unnamed2I grew up in central Arizona in the small city of Prescott and on a cattle ranch in the Kirkland Valley. When I graduated from high school, wanting to try my wings in a larger setting, I persuaded my parents to let me, in addition to being the first person in my family to go to college, attend college in another state. I earned an undergraduate degree in American history and a master’s degree in American Constitutional History from the University of Washington in Seattle. Then I went to law school at the University of Chicago.
When I graduated from law school I took a two year contract at the State University of New York at Albany teaching environmental law and environmental ethics in the Business School.  I was one of the creators of the earliest team-taught course in environmental impact assessment as part of an interdisciplinary Environmental Studies Program. Then I went to teach law school at the University of Pittsburgh for three years. I returned to Albany and spent the decade of the ‘90s creating and running a not-for-profit foundation, the New York Land Institute, which specialized in consensus building on controversial land issues. Since then I have practiced law in every setting except a large firm: solo practitioner, member of a two person specialty firm, and partner in a small to medium sized law firm. I also served five years as the economic development director and director of planning for a small upstate New York municipality.
I come by my love of history legitimately. On my father’s side of my family, my ancestors came to the “New World” in the middle of the 17th century. They came, respectively, to a small village in Quebec (Nicolet) and a Tidewater plantation in Virginia. My Canadian great-great grandfather migrated across the United States to California in the 1850s with his orphaned children, after surviving an exciting shipwreck off the coast of Baja California on his initial visit to California. His son, my great-grandfather, came to Arizona in 1873. The Nichols ancestors migrated from Tidewater Virginia to the Blue Ridge to Tennessee to Arkansas to Texas and finally in the 1870s to Tempe in the Valley of the Sun in Arizona.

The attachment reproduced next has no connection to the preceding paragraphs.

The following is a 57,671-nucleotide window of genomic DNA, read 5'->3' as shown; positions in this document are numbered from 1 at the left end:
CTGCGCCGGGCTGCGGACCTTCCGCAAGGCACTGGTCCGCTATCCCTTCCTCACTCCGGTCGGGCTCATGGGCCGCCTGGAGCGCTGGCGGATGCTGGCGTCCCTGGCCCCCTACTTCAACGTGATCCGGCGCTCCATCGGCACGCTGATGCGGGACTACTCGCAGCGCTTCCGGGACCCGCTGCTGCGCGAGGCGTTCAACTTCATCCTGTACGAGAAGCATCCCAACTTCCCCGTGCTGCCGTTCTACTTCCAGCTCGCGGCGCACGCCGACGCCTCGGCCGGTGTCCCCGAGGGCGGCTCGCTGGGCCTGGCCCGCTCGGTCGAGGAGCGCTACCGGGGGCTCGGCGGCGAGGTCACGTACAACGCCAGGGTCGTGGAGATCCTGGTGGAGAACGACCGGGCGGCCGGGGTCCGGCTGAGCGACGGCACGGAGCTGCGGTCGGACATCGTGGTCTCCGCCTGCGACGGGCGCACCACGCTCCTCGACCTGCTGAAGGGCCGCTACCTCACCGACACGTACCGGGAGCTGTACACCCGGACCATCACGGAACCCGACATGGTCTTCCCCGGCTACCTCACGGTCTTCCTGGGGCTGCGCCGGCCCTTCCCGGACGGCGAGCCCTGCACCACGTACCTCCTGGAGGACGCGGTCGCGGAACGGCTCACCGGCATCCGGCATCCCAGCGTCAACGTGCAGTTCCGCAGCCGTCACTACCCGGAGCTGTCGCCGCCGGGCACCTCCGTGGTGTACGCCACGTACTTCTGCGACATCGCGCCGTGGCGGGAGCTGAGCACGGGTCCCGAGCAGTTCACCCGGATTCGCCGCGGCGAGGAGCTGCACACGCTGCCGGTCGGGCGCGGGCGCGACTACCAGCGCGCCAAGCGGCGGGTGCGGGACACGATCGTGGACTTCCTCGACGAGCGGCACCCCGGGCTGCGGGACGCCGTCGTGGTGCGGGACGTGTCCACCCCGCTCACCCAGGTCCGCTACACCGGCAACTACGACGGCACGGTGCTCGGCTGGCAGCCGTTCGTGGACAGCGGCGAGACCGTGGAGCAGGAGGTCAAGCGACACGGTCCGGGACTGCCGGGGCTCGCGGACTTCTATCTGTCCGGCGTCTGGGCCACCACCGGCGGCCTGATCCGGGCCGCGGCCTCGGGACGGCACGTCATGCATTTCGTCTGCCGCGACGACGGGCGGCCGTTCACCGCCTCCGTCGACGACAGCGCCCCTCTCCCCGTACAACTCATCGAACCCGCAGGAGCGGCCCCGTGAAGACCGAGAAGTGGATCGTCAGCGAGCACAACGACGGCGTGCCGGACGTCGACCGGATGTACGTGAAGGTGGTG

My mother’s mother and father were part of a great migration in the early 20th century from Europe to the United States. They came in 1915 from Norway, moving through Ellis Island to Wisconsin to Idaho and then to Tacoma, Washington. My father was training as part of his service in the Navy during World War II and met my mother at Sand Point, Idaho. They married when the war ended and moved to Arizona.
I live in upstate New York in a small city (Watervliet) where the Erie Canal began. Watervliet was also the furthest upriver that Henry Hudson came on his initial exploration. The Cohoes Falls blocked the explorers from further travel upriver.
I am co-authoring a two book series for Calkins Creek, a Boyds Mills Press imprint. The series is called “Hidden History”. The first book in the series, “Rory’s Promise”, was published in September 2014. The second book, “Freedom’s Price”, is about Dred Scott’s daughters in 1849 in St. Louis. 1849 was a terrible year for St. Louis. It had a cholera epidemic and a major fire just as Dred Scott’s family was seeking their freedom from slavery.
In addition, as a solo author I am just finishing the first book in a series on how the Civil War affects an upstate New York family. In this first book, members of the family are stolen into slavery in New Orleans in the days just before the Civil War begins. The book concerns the family’s efforts to rescue their relatives.
I am also doing the research on the destruction of the culture of the Plains Indians in the 1860s and 1870s, culminating in the Battle at the Little Big Horn. I intend also to cover the early days of the Carlisle Indian School in Carlisle, Pa.

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I would love to hear from you. Email me at rosemarygailnichols@gmail.com